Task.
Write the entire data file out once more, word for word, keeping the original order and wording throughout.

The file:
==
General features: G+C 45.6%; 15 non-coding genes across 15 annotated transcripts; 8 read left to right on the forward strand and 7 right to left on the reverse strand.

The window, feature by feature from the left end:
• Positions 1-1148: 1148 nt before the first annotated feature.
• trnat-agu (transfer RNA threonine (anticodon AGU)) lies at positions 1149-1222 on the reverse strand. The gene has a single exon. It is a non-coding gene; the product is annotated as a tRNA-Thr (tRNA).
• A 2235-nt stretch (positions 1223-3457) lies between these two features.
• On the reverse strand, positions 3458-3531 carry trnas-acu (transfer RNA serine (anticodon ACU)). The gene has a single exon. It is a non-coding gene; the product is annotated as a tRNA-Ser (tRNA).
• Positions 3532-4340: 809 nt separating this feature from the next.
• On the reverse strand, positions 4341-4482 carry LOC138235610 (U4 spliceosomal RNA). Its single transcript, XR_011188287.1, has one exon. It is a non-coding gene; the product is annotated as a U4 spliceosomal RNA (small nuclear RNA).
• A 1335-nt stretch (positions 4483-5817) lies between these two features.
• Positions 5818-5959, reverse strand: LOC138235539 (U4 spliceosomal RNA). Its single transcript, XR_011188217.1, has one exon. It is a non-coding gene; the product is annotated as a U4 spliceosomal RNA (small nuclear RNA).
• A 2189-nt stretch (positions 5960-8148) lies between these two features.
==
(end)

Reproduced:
General features: G+C 45.6%; 15 non-coding genes across 15 annotated transcripts; 8 read left to right on the forward strand and 7 right to left on the reverse strand.

The window, feature by feature from the left end:
• Positions 1-1148: 1148 nt before the first annotated feature.
• trnat-agu (transfer RNA threonine (anticodon AGU)) lies at positions 1149-1222 on the reverse strand. The gene has a single exon. It is a non-coding gene; the product is annotated as a tRNA-Thr (tRNA).
• A 2235-nt stretch (positions 1223-3457) lies between these two features.
• On the reverse strand, positions 3458-3531 carry trnas-acu (transfer RNA serine (anticodon ACU)). The gene has a single exon. It is a non-coding gene; the product is annotated as a tRNA-Ser (tRNA).
• Positions 3532-4340: 809 nt separating this feature from the next.
• On the reverse strand, positions 4341-4482 carry LOC138235610 (U4 spliceosomal RNA). Its single transcript, XR_011188287.1, has one exon. It is a non-coding gene; the product is annotated as a U4 spliceosomal RNA (small nuclear RNA).
• A 1335-nt stretch (positions 4483-5817) lies between these two features.
• Positions 5818-5959, reverse strand: LOC138235539 (U4 spliceosomal RNA). Its single transcript, XR_011188217.1, has one exon. It is a non-coding gene; the product is annotated as a U4 spliceosomal RNA (small nuclear RNA).
• A 2189-nt stretch (positions 5960-8148) lies between these two features.